Certain statements contained in this press release are “forward-looking statements” within the meaning of the Private Securities Litigation Reform Act of 1995, such as statements relating to Tyson’s belief that the proposed transaction is expected to be immediately accretive to earnings; the regulatory review and approvals to be triggered by the proposed transaction; the prospects and financial condition of the combined operations of Tyson and IBP; the ability of the parties to successfully consummate the transaction and integrate the operations of the combined enterprises; the intended qualification of the proposed transaction as a tax-free reorganization; and other statements relating to future events and financial performance and the proposed Tyson acquisition of IBP. These forward-looking statements are subject to risks, uncertainties and other factors which could cause actual results to differ materially from historical experience or from future results expressed or implied by such forward-looking statements. Among the factors that may cause actual results to differ materially from those expressed in, or implied by, the statements are the following: (i) the risks that Tyson and IBP will not successfully integrate their combined operations; (ii) the risk that Tyson and IBP will not realize estimated synergies; (iii) unknown costs relating to the proposed transaction; (iv) risks associated with the availability and costs of financing, including cost increases due to rising interest rates; (v) fluctuations in the cost and availability of raw materials, such as feed grain costs; (vi) changes in the availability and relative costs of labor and contract growers; (vii) market conditions for finished products, including the supply and pricing of alternative proteins; (viii) effectiveness of advertising and marketing programs; (ix) changes in regulations and laws, including changes in accounting standards, environmental laws, and occupational, health and safety laws; (x) access to foreign markets together with foreign economic conditions, including currency fluctuations; (xi) the effect of, or changes in, general economic conditions; and (xii) adverse results from on-going litigation. Tyson undertakes no obligation to publicly update any forward-looking statements, whether as a result of new information, future events or otherwise.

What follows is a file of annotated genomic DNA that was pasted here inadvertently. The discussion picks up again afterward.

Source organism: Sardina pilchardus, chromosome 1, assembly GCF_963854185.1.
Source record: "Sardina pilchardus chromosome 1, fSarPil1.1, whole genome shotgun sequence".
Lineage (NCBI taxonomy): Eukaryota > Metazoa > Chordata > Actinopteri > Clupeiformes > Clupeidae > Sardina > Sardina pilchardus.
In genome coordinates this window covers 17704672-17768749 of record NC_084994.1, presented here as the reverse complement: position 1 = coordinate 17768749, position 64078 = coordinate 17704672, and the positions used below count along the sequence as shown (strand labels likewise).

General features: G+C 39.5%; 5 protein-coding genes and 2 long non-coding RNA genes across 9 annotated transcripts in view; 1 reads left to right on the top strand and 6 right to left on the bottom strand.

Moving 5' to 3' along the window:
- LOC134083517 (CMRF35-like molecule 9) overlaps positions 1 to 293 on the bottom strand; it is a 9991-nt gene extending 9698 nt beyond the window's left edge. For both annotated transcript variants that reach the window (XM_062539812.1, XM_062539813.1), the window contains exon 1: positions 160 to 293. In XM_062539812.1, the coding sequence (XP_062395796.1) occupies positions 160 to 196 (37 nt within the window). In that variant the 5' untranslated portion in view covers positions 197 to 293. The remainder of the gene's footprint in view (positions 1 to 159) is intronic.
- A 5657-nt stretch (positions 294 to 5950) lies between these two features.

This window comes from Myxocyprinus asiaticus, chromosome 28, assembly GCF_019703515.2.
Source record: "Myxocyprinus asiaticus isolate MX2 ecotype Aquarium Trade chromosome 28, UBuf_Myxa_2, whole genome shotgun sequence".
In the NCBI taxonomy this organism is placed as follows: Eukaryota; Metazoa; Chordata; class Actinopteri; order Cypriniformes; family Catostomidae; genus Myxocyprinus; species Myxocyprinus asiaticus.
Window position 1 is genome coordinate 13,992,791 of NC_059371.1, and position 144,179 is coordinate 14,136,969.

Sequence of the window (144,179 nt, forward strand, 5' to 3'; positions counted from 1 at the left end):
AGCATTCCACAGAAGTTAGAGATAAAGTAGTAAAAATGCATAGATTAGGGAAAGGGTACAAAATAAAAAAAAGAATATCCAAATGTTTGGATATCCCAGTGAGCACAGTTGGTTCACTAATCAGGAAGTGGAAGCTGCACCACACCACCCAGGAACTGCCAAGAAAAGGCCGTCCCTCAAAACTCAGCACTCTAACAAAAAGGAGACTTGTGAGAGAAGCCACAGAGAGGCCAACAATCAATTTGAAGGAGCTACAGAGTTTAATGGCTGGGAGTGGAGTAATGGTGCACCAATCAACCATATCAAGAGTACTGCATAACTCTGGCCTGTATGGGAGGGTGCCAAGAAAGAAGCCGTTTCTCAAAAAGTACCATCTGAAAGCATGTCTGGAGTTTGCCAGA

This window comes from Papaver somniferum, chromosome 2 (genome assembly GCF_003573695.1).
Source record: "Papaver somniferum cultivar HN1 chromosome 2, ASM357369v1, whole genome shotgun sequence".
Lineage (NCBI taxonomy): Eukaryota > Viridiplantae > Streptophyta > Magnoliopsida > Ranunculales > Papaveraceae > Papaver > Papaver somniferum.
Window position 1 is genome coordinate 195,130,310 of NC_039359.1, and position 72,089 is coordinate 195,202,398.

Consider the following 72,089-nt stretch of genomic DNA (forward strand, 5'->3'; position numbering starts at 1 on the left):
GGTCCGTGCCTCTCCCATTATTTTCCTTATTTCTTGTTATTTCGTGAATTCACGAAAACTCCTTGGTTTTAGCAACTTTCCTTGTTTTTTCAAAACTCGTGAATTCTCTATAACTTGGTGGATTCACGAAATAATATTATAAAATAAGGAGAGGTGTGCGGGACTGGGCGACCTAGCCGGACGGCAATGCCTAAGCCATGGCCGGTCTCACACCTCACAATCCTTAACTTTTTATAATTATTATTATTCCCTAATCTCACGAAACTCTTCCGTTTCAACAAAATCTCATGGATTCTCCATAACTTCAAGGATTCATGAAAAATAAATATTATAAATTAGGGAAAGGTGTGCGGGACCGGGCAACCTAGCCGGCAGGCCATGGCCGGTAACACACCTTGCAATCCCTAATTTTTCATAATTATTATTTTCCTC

The information in this news release concerning IBP and the proposed transactions by IBP management and Smithfield Foods has been taken from, or is based upon, publicly available information. Although Tyson does not have any information that would indicate that any information contained in this news release that has been taken from such documents is inaccurate or incomplete, Tyson does not take any responsibility for the accuracy or completeness of such information.